The Tea Party, by the Numbers

Albert R. Hunt is a Bloomberg View columnist. He was the executive editor of Bloomberg News, before which he was a reporter, bureau chief and executive Washington editor at the Wall Street Journal.
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Most Republicans are a normal shade of red; Tea Party Republicans are a deep burgundy.

A national poll conducted for Bloomberg News in September shows that Tea Party Republicans are, across the board, more conservative than their fellow party members, more likely to be male, less financially secure, more pessimistic about the direction of the country and more antagonistic to President Barack Obama. The results illustrate why the schism, which has become so evident in the recent battles in Washington, between the Republican establishment and the Tea Party will be difficult to reconcile.

The sense of anger and alienation by the party's rank-and-file energizes Tea Party Republicans in Washington and around the country. Seven out of 10 Republicans disapprove of Obama's job performance; 93 percent of Tea Party Republicans disapprove. Tea Party members are more negative on every issue regarding Obama including his handling of the economy, health care, foreign policy and the Federal Reserve.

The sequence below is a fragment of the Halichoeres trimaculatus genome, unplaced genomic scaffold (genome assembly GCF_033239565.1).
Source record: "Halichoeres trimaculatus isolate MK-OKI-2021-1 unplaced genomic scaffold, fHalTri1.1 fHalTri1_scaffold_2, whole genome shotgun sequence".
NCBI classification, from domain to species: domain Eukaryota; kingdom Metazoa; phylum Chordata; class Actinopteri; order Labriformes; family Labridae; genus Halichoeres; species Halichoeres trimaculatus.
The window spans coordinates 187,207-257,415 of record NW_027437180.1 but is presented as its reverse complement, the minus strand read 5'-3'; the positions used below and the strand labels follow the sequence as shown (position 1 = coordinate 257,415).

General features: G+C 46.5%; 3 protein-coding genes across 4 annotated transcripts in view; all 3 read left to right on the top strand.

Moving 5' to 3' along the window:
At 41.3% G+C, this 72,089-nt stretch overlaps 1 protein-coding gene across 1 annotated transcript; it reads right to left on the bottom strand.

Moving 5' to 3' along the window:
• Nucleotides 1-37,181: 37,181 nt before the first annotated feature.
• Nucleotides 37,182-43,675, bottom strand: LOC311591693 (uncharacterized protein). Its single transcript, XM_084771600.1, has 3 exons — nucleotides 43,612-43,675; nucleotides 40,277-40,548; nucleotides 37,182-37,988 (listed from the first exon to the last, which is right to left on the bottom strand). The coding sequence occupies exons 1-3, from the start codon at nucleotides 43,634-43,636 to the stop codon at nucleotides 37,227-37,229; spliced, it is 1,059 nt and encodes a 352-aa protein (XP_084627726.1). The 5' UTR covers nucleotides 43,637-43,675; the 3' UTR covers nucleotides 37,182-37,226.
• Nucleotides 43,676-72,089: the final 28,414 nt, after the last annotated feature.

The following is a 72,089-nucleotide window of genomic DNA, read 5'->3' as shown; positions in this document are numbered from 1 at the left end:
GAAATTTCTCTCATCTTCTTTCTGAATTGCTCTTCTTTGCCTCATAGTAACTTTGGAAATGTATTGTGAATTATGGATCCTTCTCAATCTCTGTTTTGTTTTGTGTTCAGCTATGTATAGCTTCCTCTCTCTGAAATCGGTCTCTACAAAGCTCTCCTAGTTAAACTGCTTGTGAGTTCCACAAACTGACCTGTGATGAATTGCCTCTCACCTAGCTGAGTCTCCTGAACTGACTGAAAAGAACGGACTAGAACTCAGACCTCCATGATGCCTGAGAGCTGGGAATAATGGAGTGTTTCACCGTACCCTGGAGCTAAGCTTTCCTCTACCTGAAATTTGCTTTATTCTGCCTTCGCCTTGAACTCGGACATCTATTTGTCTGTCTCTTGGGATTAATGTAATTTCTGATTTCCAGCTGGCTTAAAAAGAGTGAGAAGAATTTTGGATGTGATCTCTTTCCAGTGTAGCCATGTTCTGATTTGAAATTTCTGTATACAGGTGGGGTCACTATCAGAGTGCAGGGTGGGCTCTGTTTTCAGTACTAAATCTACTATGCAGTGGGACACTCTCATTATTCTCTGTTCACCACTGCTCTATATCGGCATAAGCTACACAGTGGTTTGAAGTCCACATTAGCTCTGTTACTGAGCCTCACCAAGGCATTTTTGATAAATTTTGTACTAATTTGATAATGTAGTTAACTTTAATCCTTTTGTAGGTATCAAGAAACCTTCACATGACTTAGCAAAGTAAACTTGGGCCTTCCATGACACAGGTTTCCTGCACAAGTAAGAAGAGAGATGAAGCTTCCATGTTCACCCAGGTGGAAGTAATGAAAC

On the economy, less than a quarter of non-Tea-Party Republicans expect job growth to worsen over the next year, while 55 percent of Tea Partiers expect job growth to slow. While a bare majority of other Republicans see America's economic standing in the world worsening, 79 percent of Tea Party types do.

Two-thirds of regular Republicans believe the federal budget deficit has grown this year and 93 percent of Tea Party Republicans agree. Both are wrong; the budget deficit is projected to fall this year from $1.1 trillion to $642 billion.

The Bloomberg poll, conducted by J. Ann Selzer of Des Moines, Iowa, underscores the economic alienation of the Republican Party's grass roots movement. When asked if they may have to take money out of savings to cover everyday expenses, three out of eight Tea Party Republicans said they would while only 23 percent of other Republicans felt the same way. Compared to other Republicans, twice as many Tea Partiers feel they need to pay down debt but can't afford to. More Tea Party Republicans also say they are unable to put more money into retirement accounts and feel they are moving further away from their hopes for their career or finances.

When asked about the Affordable Care Act, which drove the recent fight over the government shutdown, a slight majority of regular Republicans said Congress ought to continue the fight until the law is eliminated, but 71 percent of Tea Party Republicans feel that way.

This column does not necessarily reflect the opinion of Bloomberg View's editorial board or Bloomberg LP, its owners and investors.

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Albert R Hunt at